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Cupha erymanthis

Cupha erymanthis is a species of brush-footed butterfly found in forested areas of tropical South and Southeast Asia which may feed on liquids from carrion. This specimen was photographed in Kadavoor, Kerala, India.

Photograph: Jkadavoor
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On this day

July 15: Seventeenth of Tammuz (Judaism, 2014); Festino of Saint Rosalia in Palermo, Italy; Chūgen/Bon Festival in Japan

HMS Bellerophon

More anniversaries: July 14 July 15 July 16

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In six days

Featured article
July 16
Herman G. Felhoelter

The Chaplain–Medic massacre was a war crime that took place in the Korean War on July 16, 1950, on a mountain above the village of Tunam, South Korea. Operating at the Kum River during the Battle of Taejon, troops of the US Army's 19th Infantry Regiment were cut off from resupply by a roadblock established by North Korean troops of the NK 3rd Division. The roadblock proved difficult to break, and forced US troops to move through nearby mountains to evacuate their wounded. Thirty unarmed and critically wounded US troops were stranded at the top of a mountain along with a chaplain (Herman G. Felhoelter, pictured) and a medic. They were discovered by a North Korean patrol. Though the medic was able to escape, the North Koreans executed Felhoelter as he prayed over the wounded, then killed the rest of them. The massacre was one of several incidents that led US commanders to establish a commission in July to look into war crimes during the war. The same month, the North Korean commanders, concerned about the way their soldiers were treating prisoners of war, laid out stricter guidelines for handling enemy captives. (Full article...)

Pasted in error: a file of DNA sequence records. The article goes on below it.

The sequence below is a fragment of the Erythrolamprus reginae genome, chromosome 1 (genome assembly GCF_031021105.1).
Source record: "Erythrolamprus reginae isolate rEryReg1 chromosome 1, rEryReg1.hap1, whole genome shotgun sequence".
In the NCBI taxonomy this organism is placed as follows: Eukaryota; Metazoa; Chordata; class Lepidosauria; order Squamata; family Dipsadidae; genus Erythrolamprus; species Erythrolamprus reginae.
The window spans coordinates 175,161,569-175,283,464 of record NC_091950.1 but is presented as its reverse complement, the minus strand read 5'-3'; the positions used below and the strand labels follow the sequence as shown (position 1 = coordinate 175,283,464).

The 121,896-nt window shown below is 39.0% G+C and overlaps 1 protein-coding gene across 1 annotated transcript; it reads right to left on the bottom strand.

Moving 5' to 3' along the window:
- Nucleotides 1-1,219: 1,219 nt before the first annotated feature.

Recently featured: Frank Headlam – Broad-billed parrot – Joel Brand

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Buffy hummingbird

The buffy hummingbird (Leucippus fallax) is a South American species of hummingbird. It can be found in subtropical or tropical dry forests, mangrove forests, and dry shrubland; it prefers living near the canopy.

Photograph: Wilfredor; edit: Julia W
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On this day

July 16: Feast day of Our Lady of Mount Carmel (Roman Catholic Church)

Mission San Diego de Alcalá

More anniversaries: July 15 July 16 July 17

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In seven days

Featured article
July 17
Marcus Trescothick